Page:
Spirits are on the prowl during Samhain, and the boundaries between the worlds of the living and the dead were considered blurred on this night. Ghosts, witches, and other undead were believed to be hovering aground, so bonfires were lit to protect the living. People disguised themselves and offered food and drink to the creatures to appease them. This isn’t unlike the liminal period during Christmas, New Year, and the last day of Christmas in Iceland. Midsummer is also a period where this in-between condition exists.
As Icelanders became Lutheran in the late 16th century and Catholicism was banned, there are no All Hallow’s Eve and All Saint’s Day customs in Iceland.
The custom of marrying on the First Day of Winter died out. And there are no celebrations connected to the day in modern-day Iceland (apart from the aforementioned custom of the Ásatrúarfélag). Unlike the First Day of Summer, the First Day of Winter is not a national holiday – but as it is always on a Saturday, many people have the day off.
However, unlike the First Day of Summer, which people think more of today as the first day of spring, the First day of winter is believed to be the beginning of winter.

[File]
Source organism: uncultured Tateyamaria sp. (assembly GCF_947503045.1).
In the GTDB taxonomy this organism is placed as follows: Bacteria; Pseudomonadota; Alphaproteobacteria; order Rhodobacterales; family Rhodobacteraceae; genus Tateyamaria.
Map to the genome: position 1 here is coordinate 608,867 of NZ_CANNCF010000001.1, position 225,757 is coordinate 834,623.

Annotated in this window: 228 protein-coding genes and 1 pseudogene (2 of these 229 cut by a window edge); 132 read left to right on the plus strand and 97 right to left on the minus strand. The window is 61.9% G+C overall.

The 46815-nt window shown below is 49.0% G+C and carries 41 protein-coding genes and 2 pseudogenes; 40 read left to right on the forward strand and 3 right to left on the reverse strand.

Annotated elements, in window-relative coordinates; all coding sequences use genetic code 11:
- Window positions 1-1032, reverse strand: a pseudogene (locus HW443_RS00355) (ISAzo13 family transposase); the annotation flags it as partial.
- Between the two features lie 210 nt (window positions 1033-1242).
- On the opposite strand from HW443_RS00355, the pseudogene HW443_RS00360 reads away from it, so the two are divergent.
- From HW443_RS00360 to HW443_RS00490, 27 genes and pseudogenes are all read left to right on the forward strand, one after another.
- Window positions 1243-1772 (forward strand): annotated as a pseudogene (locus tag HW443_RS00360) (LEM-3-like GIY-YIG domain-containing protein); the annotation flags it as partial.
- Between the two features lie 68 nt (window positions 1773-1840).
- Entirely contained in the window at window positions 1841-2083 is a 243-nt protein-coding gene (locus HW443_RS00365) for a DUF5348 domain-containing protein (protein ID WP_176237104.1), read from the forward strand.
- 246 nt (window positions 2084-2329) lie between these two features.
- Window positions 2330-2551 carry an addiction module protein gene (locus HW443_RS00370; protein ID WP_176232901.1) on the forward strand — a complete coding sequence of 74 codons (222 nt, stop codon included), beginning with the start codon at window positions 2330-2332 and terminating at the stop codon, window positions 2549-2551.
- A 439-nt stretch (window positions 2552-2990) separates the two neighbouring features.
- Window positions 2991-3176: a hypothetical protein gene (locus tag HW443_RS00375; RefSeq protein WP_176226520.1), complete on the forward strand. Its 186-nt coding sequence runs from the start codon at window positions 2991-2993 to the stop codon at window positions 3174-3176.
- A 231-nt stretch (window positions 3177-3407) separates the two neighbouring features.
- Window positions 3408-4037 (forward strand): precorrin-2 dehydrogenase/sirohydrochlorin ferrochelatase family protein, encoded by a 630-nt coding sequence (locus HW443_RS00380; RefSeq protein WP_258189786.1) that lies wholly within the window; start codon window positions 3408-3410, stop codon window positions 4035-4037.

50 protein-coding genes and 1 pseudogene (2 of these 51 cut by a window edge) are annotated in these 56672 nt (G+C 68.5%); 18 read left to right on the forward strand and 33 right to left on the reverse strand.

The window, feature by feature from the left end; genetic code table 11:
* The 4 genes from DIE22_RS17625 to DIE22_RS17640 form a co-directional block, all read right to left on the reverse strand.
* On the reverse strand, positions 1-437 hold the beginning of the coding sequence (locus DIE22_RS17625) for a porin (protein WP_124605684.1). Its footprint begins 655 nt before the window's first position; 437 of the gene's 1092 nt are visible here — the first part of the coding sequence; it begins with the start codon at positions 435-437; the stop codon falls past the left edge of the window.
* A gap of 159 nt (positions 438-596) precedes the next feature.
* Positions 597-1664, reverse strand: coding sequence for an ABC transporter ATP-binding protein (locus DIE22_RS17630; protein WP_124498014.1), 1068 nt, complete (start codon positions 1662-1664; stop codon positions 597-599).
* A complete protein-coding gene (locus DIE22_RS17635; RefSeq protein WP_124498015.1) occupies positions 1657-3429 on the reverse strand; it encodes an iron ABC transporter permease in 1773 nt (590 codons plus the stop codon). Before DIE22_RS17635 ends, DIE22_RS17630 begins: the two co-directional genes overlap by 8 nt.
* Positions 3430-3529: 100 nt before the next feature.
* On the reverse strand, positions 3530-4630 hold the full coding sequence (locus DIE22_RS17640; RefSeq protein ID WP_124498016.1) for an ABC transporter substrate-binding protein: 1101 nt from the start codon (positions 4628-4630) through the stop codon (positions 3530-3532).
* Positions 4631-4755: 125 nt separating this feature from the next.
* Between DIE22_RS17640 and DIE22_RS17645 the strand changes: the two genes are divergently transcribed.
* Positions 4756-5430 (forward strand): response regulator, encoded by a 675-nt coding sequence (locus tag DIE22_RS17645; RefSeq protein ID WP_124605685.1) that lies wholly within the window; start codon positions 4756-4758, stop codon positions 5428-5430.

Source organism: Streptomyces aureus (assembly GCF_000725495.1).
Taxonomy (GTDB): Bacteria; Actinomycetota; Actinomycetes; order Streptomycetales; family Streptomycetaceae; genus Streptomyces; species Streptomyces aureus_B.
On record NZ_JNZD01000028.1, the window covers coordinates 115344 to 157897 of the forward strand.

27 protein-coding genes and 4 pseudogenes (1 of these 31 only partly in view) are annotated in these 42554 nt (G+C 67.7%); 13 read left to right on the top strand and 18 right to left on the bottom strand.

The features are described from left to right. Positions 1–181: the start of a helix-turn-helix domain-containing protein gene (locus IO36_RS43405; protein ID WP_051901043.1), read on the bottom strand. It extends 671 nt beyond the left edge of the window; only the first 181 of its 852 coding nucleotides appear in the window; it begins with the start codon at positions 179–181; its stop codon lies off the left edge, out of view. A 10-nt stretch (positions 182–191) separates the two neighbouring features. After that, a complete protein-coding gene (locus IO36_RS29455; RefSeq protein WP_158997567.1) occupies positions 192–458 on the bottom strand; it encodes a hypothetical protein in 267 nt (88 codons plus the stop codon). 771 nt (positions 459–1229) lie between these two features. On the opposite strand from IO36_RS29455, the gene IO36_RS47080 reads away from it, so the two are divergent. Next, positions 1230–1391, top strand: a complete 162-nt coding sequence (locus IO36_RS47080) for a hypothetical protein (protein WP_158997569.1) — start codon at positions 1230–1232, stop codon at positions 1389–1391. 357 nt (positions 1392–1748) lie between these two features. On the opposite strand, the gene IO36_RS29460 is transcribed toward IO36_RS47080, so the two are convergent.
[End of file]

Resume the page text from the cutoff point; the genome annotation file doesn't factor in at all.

In the last 20 years, Halloween has become increasingly popular in Iceland but strictly in the commercial sense. Colleges hold Halloween balls (as well as many bars and clubs), and children have begun walking from door to door asking for treats. But since Halloween in Iceland isn’t a native celebration, how do children know where to go to ask for candy? Well, if you see a pumpkin outside or in the window, you can come and ask for candy.
Other Halloween traditions have started to seep into Icelandic society. Many people wait in excitement for the pumpkins to arrive in stores (they aren’t grown in Iceland). Coffee houses have begun offering pumpkin spice lattes, and clothing stores offer all kinds of Halloween goodies.
Of course, not everyone is keen on this celebration coming to Iceland. Many view it as a commercial holiday created in the US. But maybe it is possible to combine the old Icelandic tradition of Winter Nights with Samhain and Halloween customs and create a unique Halloween in Iceland celebration.
The Icelandic Costume Day Öskudagur
Icelanders have their own costume day, Ash Wednesday (held the day after Mardi Gras). As it is always on a Wednesday, children get the day off school and go between stores and companies singing for candy.
Read more about the day here.
What is your favorite Halloween tradition?